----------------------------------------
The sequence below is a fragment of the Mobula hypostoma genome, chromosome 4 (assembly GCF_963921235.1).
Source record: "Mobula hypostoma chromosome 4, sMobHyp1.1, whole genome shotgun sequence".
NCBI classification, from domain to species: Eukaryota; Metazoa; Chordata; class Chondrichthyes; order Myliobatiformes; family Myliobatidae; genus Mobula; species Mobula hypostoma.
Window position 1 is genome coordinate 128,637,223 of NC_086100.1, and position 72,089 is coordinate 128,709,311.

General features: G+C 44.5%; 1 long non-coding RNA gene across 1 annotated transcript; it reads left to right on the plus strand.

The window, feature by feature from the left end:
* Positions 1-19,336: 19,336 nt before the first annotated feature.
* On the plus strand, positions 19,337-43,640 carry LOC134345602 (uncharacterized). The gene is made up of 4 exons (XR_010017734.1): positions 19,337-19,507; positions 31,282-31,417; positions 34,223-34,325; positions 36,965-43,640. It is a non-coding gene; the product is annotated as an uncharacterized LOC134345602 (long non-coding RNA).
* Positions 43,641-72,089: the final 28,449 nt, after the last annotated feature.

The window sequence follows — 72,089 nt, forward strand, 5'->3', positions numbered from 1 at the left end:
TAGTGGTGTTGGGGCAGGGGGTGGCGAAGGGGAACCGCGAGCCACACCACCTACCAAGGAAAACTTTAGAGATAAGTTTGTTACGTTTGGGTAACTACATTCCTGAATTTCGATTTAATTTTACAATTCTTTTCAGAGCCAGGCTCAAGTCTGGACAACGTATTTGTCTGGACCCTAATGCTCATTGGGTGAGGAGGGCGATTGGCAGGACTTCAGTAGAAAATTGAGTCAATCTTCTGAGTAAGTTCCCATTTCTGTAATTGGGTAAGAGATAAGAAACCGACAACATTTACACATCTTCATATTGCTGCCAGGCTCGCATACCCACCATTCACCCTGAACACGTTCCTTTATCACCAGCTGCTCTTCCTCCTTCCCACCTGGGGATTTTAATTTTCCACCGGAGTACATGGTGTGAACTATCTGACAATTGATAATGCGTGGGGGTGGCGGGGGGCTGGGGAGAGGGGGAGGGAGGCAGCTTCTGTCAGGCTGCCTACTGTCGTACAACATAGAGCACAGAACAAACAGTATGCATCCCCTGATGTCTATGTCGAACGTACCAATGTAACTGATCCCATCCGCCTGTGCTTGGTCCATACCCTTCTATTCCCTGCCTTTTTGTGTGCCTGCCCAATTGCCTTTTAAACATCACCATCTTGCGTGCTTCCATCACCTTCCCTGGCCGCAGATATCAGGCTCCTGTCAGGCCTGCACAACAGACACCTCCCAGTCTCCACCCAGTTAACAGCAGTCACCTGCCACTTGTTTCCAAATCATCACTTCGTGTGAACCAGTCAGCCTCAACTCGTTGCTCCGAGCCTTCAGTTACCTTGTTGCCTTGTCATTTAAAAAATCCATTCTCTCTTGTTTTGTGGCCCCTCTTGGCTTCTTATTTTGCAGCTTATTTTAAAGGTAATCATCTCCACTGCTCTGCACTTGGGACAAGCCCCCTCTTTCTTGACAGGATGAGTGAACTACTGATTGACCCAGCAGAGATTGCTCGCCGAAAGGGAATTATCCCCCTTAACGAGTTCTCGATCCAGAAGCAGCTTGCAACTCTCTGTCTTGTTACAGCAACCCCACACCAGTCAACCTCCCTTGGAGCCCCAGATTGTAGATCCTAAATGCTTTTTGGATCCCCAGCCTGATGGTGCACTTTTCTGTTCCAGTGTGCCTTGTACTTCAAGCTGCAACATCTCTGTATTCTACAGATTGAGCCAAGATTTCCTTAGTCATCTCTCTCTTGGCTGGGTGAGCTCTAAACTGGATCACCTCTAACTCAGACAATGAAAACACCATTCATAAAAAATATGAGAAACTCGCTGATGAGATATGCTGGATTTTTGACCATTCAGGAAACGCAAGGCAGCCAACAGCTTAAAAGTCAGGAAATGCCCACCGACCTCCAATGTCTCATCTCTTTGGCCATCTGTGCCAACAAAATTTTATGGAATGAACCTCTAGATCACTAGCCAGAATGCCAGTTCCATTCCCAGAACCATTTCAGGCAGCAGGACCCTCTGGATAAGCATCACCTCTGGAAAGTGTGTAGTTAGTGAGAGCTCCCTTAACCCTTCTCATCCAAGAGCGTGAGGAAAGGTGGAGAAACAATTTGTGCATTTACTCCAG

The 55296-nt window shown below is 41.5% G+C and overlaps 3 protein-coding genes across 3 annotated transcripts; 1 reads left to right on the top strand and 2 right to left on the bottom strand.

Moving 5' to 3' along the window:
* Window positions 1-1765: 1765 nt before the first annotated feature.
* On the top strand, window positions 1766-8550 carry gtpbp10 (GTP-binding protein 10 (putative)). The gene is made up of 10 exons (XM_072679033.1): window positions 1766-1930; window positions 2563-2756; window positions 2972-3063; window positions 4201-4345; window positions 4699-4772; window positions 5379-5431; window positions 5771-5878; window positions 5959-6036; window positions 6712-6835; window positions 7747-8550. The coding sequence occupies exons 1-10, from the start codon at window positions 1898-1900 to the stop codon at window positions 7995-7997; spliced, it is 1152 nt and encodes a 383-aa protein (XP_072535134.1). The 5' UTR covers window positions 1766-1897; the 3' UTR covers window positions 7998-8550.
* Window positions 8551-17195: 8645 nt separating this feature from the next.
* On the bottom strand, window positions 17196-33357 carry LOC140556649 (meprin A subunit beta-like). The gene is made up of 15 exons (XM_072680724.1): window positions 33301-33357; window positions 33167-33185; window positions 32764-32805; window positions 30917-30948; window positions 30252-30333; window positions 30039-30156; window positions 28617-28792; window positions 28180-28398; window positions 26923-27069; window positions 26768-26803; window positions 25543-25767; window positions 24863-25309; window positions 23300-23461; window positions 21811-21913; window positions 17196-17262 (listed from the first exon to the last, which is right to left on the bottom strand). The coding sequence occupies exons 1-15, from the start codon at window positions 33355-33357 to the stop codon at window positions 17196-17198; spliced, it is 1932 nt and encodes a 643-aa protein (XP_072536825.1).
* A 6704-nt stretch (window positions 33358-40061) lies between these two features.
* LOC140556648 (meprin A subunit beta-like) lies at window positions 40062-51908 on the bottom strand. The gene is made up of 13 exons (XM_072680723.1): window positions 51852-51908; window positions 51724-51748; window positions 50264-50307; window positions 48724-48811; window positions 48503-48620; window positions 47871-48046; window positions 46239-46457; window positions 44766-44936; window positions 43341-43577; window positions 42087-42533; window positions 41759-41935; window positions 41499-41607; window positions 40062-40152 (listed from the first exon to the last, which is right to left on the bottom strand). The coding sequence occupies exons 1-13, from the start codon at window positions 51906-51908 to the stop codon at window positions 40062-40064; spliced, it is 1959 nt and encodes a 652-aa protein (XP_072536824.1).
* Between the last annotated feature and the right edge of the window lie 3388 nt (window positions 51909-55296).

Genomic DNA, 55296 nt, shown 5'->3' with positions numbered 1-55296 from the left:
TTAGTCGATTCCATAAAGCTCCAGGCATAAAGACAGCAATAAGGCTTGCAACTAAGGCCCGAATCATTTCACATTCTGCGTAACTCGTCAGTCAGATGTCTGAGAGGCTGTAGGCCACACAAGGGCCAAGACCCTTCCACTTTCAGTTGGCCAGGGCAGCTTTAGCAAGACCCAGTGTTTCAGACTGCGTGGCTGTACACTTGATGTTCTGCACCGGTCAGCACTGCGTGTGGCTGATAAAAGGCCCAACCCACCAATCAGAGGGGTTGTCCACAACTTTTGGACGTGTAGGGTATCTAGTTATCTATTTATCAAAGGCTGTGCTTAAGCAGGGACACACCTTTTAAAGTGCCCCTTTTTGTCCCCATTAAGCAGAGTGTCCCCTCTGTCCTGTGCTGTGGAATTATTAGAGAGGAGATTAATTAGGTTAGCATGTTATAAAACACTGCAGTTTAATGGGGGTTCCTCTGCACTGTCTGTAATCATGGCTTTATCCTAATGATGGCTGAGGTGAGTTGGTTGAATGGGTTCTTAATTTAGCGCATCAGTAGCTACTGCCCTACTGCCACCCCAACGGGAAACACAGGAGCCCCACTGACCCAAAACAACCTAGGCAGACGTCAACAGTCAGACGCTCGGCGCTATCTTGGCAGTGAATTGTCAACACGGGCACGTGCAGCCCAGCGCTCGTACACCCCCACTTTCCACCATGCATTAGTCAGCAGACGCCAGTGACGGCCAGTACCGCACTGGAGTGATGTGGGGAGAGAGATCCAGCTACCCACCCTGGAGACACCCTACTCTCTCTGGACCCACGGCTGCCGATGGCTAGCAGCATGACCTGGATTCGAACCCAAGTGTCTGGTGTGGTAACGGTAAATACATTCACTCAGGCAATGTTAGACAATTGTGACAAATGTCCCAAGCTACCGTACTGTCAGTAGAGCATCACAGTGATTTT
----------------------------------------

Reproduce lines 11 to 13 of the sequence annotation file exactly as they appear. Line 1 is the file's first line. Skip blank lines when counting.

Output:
TAGTGGTGTTGGGGCAGGGGGTGGCGAAGGGGAACCGCGAGCCACACCACCTACCAAGGAAAACTTTAGAGATAAGTTTGTTACGTTTGGGTAACTACATTCCTGAATTTCGATTTAATTTTACAATTCTTTTCAGAGCCAGGCTCAAGTCTGGACAACGTATTTGTCTGGACCCTAATGCTCATTGGGTGAGGAGGGCGATTGGCAGGACTTCAGTAGAAAATTGAGTCAATCTTCTGAGTAAGTTCCCATTTCTGTAATTGGGTAAGAGATAAGAAACCGACAACATTTACACATCTTCATATTGCTGCCAGGCTCGCATACCCACCATTCACCCTGAACACGTTCCTTTATCACCAGCTGCTCTTCCTCCTTCCCACCTGGGGATTTTAATTTTCCACCGGAGTACATGGTGTGAACTATCTGACAATTGATAATGCGTGGGGGTGGCGGGGGGCTGGGGAGAGGGGGAGGGAGGCAGCTTCTGTCAGGCTGCCTACTGTCGTACAACATAGAGCACAGAACAAACAGTATGCATCCCCTGATGTCTATGTCGAACGTACCAATGTAACTGATCCCATCCGCCTGTGCTTGGTCCATACCCTTCTATTCCCTGCCTTTTTGTGTGCCTGCCCAATTGCCTTTTAAACATCACCATCTTGCGTGCTTCCATCACCTTCCCTGGCCGCAGATATCAGGCTCCTGTCAGGCCTGCACAACAGACACCTCCCAGTCTCCACCCAGTTAACAGCAGTCACCTGCCACTTGTTTCCAAATCATCACTTCGTGTGAACCAGTCAGCCTCAACTCGTTGCTCCGAGCCTTCAGTTACCTTGTTGCCTTGTCATTTAAAAAATCCATTCTCTCTTGTTTTGTGGCCCCTCTTGGCTTCTTATTTTGCAGCTTATTTTAAAGGTAATCATCTCCACTGCTCTGCACTTGGGACAAGCCCCCTCTTTCTTGACAGGATGAGTGAACTACTGATTGACCCAGCAGAGATTGCTCGCCGAAAGGGAATTATCCCCCTTAACGAGTTCTCGATCCAGAAGCAGCTTGCAACTCTCTGTCTTGTTACAGCAACCCCACACCAGTCAACCTCCCTTGGAGCCCCAGATTGTAGATCCTAAATGCTTTTTGGATCCCCAGCCTGATGGTGCACTTTTCTGTTCCAGTGTGCCTTGTACTTCAAGCTGCAACATCTCTGTATTCTACAGATTGAGCCAAGATTTCCTTAGTCATCTCTCTCTTGGCTGGGTGAGCTCTAAACTGGATCACCTCTAACTCAGACAATGAAAACACCATTCATAAAAAATATGAGAAACTCGCTGATGAGATATGCTGGATTTTTGACCATTCAGGAAACGCAAGGCAGCCAACAGCTTAAAAGTCAGGAAATGCCCACCGACCTCCAATGTCTCATCTCTTTGGCCATCTGTGCCAACAAAATTTTATGGAATGAACCTCTAGATCACTAGCCAGAATGCCAGTTCCATTCCCAGAACCATTTCAGGCAGCAGGACCCTCTGGATAAGCATCACCTCTGGAAAGTGTGTAGTTAGTGAGAGCTCCCTTAACCCTTCTCATCCAAGAGCGTGAGGAAAGGTGGAGAAACAATTTGTGCATTTACTCCAG

The 55296-nt window shown below is 41.5% G+C and overlaps 3 protein-coding genes across 3 annotated transcripts; 1 reads left to right on the top strand and 2 right to left on the bottom strand.

Moving 5' to 3' along the window: